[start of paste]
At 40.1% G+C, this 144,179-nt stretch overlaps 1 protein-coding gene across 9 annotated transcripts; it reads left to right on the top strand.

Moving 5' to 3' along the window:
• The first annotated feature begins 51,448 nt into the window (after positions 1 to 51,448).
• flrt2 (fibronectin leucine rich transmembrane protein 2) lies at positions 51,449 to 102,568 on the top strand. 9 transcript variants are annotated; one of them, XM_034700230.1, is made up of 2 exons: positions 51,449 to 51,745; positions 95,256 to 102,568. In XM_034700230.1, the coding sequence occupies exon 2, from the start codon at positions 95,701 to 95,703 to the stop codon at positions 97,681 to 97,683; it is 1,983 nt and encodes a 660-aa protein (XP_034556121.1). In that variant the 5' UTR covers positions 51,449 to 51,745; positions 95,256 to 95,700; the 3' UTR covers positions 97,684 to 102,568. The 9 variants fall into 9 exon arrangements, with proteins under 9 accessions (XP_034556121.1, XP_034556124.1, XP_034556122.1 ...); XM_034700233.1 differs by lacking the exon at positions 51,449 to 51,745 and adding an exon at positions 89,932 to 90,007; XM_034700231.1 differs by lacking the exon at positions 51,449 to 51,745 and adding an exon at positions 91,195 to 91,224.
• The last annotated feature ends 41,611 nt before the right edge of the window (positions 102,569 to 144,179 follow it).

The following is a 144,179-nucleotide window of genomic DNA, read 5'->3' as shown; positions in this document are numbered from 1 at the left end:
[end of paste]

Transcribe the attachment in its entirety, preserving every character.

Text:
At 40.1% G+C, this 144,179-nt stretch overlaps 1 protein-coding gene across 9 annotated transcripts; it reads left to right on the top strand.

Moving 5' to 3' along the window:
• The first annotated feature begins 51,448 nt into the window (after positions 1 to 51,448).
• flrt2 (fibronectin leucine rich transmembrane protein 2) lies at positions 51,449 to 102,568 on the top strand. 9 transcript variants are annotated; one of them, XM_034700230.1, is made up of 2 exons: positions 51,449 to 51,745; positions 95,256 to 102,568. In XM_034700230.1, the coding sequence occupies exon 2, from the start codon at positions 95,701 to 95,703 to the stop codon at positions 97,681 to 97,683; it is 1,983 nt and encodes a 660-aa protein (XP_034556121.1). In that variant the 5' UTR covers positions 51,449 to 51,745; positions 95,256 to 95,700; the 3' UTR covers positions 97,684 to 102,568. The 9 variants fall into 9 exon arrangements, with proteins under 9 accessions (XP_034556121.1, XP_034556124.1, XP_034556122.1 ...); XM_034700233.1 differs by lacking the exon at positions 51,449 to 51,745 and adding an exon at positions 89,932 to 90,007; XM_034700231.1 differs by lacking the exon at positions 51,449 to 51,745 and adding an exon at positions 91,195 to 91,224.
• The last annotated feature ends 41,611 nt before the right edge of the window (positions 102,569 to 144,179 follow it).

The following is a 144,179-nucleotide window of genomic DNA, read 5'->3' as shown; positions in this document are numbered from 1 at the left end: